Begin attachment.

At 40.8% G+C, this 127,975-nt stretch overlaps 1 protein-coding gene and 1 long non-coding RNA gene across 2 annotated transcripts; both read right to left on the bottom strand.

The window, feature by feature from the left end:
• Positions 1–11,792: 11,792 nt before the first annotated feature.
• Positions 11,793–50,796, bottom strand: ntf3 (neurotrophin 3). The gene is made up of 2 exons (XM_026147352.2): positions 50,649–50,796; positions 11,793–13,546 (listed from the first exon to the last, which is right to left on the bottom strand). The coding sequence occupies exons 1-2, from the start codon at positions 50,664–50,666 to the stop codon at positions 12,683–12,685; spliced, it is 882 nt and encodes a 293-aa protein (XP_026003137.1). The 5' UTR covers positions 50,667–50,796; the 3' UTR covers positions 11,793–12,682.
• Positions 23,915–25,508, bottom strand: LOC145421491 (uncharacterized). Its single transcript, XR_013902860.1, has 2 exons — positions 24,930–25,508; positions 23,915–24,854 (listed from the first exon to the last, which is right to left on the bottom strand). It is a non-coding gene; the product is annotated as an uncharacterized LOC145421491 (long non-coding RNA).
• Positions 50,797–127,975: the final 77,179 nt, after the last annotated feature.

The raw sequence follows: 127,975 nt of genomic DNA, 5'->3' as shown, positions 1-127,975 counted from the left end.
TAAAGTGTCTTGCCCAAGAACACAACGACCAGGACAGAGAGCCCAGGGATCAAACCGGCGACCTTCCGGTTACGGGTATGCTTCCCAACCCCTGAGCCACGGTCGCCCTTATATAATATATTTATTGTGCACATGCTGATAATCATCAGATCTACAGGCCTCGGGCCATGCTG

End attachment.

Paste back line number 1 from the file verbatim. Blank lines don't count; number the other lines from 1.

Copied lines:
At 40.8% G+C, this 127,975-nt stretch overlaps 1 protein-coding gene and 1 long non-coding RNA gene across 2 annotated transcripts; both read right to left on the bottom strand.